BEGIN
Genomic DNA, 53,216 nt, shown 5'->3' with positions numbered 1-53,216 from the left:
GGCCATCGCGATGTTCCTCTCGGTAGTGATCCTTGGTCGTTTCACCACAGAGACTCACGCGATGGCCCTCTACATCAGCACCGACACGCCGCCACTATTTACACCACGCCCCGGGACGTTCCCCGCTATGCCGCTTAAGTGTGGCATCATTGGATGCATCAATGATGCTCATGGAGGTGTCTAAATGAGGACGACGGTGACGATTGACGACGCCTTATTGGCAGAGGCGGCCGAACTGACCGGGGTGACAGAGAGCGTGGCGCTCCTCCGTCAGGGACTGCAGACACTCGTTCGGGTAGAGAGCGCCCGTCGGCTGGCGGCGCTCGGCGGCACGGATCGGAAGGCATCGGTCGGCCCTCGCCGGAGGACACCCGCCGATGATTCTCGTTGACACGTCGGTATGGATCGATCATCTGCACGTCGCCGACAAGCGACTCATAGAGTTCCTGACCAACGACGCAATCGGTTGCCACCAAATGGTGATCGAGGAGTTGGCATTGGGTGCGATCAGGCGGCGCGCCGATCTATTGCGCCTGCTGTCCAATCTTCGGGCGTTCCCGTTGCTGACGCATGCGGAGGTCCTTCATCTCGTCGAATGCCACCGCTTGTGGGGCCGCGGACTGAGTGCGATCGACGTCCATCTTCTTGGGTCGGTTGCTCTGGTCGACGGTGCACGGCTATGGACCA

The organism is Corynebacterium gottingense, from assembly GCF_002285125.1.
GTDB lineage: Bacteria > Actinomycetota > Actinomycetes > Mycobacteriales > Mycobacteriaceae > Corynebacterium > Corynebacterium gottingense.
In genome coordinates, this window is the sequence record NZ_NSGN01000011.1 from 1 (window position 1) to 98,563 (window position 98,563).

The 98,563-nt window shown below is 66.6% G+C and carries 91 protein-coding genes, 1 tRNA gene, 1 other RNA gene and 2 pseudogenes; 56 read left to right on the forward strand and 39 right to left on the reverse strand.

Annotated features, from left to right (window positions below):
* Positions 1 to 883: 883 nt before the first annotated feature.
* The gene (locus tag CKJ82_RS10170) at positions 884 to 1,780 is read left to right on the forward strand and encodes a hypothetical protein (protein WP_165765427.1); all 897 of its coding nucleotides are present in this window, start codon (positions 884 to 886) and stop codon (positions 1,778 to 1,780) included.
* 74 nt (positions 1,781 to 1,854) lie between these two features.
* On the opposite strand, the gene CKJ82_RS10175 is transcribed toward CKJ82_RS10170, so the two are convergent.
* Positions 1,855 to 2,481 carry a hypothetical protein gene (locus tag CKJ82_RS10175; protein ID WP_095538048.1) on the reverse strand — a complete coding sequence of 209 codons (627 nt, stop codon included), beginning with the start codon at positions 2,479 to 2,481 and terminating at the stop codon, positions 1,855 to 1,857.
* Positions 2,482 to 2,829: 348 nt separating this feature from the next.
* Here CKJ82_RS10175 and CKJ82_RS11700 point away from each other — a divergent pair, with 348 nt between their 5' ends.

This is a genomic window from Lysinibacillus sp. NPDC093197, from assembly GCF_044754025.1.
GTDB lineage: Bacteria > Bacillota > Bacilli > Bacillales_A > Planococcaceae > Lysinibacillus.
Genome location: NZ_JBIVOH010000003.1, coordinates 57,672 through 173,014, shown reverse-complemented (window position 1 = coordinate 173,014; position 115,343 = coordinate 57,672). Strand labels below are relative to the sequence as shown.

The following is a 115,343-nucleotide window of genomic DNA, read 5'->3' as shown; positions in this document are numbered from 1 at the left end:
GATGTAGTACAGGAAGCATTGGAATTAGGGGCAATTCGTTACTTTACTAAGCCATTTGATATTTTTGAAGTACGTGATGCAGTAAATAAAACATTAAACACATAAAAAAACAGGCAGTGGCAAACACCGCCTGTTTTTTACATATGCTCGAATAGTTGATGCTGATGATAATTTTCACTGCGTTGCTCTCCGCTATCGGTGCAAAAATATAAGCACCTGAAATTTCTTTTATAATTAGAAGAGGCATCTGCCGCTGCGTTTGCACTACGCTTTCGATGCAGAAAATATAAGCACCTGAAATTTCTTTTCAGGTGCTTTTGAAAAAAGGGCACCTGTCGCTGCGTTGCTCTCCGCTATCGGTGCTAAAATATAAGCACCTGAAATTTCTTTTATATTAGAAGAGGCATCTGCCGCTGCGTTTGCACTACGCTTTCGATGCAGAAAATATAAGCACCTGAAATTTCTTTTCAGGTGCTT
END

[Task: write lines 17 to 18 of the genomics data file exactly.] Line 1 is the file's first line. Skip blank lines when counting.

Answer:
Genome location: NZ_JBIVOH010000003.1, coordinates 57,672 through 173,014, shown reverse-complemented (window position 1 = coordinate 173,014; position 115,343 = coordinate 57,672). Strand labels below are relative to the sequence as shown.

The following is a 115,343-nucleotide window of genomic DNA, read 5'->3' as shown; positions in this document are numbered from 1 at the left end: